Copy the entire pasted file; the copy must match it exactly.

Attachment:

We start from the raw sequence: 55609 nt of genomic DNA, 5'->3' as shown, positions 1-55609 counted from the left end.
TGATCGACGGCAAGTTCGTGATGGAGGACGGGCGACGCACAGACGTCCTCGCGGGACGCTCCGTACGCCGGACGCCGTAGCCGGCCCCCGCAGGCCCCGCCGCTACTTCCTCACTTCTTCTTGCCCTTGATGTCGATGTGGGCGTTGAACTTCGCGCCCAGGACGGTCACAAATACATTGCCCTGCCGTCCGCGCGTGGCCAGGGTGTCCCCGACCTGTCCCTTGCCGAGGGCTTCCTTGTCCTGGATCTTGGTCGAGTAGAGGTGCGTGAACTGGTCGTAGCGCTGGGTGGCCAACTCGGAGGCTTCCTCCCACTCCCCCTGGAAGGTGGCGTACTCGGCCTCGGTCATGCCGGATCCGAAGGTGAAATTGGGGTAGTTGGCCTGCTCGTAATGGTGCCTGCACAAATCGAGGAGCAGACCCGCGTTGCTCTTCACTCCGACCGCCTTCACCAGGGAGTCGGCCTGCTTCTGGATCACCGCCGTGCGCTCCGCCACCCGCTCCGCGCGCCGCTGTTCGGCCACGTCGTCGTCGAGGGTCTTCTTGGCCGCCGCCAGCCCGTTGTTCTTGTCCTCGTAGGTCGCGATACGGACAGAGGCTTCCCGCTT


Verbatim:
We start from the raw sequence: 55609 nt of genomic DNA, 5'->3' as shown, positions 1-55609 counted from the left end.
TGATCGACGGCAAGTTCGTGATGGAGGACGGGCGACGCACAGACGTCCTCGCGGGACGCTCCGTACGCCGGACGCCGTAGCCGGCCCCCGCAGGCCCCGCCGCTACTTCCTCACTTCTTCTTGCCCTTGATGTCGATGTGGGCGTTGAACTTCGCGCCCAGGACGGTCACAAATACATTGCCCTGCCGTCCGCGCGTGGCCAGGGTGTCCCCGACCTGTCCCTTGCCGAGGGCTTCCTTGTCCTGGATCTTGGTCGAGTAGAGGTGCGTGAACTGGTCGTAGCGCTGGGTGGCCAACTCGGAGGCTTCCTCCCACTCCCCCTGGAAGGTGGCGTACTCGGCCTCGGTCATGCCGGATCCGAAGGTGAAATTGGGGTAGTTGGCCTGCTCGTAATGGTGCCTGCACAAATCGAGGAGCAGACCCGCGTTGCTCTTCACTCCGACCGCCTTCACCAGGGAGTCGGCCTGCTTCTGGATCACCGCCGTGCGCTCCGCCACCCGCTCCGCGCGCCGCTGTTCGGCCACGTCGTCGTCGAGGGTCTTCTTGGCCGCCGCCAGCCCGTTGTTCTTGTCCTCGTAGGTCGCGATACGGACAGAGGCTTCCCGCTT